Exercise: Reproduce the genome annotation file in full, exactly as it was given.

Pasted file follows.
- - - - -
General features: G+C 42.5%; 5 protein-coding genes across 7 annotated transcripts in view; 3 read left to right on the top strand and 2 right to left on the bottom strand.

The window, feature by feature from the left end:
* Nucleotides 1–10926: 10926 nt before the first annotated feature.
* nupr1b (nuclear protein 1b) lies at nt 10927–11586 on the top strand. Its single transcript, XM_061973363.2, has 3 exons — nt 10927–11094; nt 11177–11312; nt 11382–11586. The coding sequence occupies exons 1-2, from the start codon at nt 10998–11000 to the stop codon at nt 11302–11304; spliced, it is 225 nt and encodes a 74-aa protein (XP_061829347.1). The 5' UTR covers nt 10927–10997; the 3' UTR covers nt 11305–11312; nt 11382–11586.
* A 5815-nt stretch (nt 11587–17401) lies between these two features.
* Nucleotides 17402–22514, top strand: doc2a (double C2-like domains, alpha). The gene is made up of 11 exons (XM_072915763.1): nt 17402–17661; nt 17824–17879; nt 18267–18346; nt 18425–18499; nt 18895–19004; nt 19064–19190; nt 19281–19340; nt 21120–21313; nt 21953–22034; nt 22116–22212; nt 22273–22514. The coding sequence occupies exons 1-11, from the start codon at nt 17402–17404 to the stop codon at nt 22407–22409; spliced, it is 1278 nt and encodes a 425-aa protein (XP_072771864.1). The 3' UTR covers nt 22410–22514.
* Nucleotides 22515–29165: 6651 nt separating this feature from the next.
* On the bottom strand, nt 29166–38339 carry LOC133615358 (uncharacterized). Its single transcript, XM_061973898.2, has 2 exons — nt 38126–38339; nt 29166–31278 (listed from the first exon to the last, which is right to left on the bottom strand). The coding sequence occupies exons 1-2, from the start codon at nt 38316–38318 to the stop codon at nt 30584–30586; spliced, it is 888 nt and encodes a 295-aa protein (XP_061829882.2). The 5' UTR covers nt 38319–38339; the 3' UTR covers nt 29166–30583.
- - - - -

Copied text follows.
General features: G+C 42.5%; 5 protein-coding genes across 7 annotated transcripts in view; 3 read left to right on the top strand and 2 right to left on the bottom strand.

The window, feature by feature from the left end:
* Nucleotides 1–10926: 10926 nt before the first annotated feature.
* nupr1b (nuclear protein 1b) lies at nt 10927–11586 on the top strand. Its single transcript, XM_061973363.2, has 3 exons — nt 10927–11094; nt 11177–11312; nt 11382–11586. The coding sequence occupies exons 1-2, from the start codon at nt 10998–11000 to the stop codon at nt 11302–11304; spliced, it is 225 nt and encodes a 74-aa protein (XP_061829347.1). The 5' UTR covers nt 10927–10997; the 3' UTR covers nt 11305–11312; nt 11382–11586.
* A 5815-nt stretch (nt 11587–17401) lies between these two features.
* Nucleotides 17402–22514, top strand: doc2a (double C2-like domains, alpha). The gene is made up of 11 exons (XM_072915763.1): nt 17402–17661; nt 17824–17879; nt 18267–18346; nt 18425–18499; nt 18895–19004; nt 19064–19190; nt 19281–19340; nt 21120–21313; nt 21953–22034; nt 22116–22212; nt 22273–22514. The coding sequence occupies exons 1-11, from the start codon at nt 17402–17404 to the stop codon at nt 22407–22409; spliced, it is 1278 nt and encodes a 425-aa protein (XP_072771864.1). The 3' UTR covers nt 22410–22514.
* Nucleotides 22515–29165: 6651 nt separating this feature from the next.
* On the bottom strand, nt 29166–38339 carry LOC133615358 (uncharacterized). Its single transcript, XM_061973898.2, has 2 exons — nt 38126–38339; nt 29166–31278 (listed from the first exon to the last, which is right to left on the bottom strand). The coding sequence occupies exons 1-2, from the start codon at nt 38316–38318 to the stop codon at nt 30584–30586; spliced, it is 888 nt and encodes a 295-aa protein (XP_061829882.2). The 5' UTR covers nt 38319–38339; the 3' UTR covers nt 29166–30583.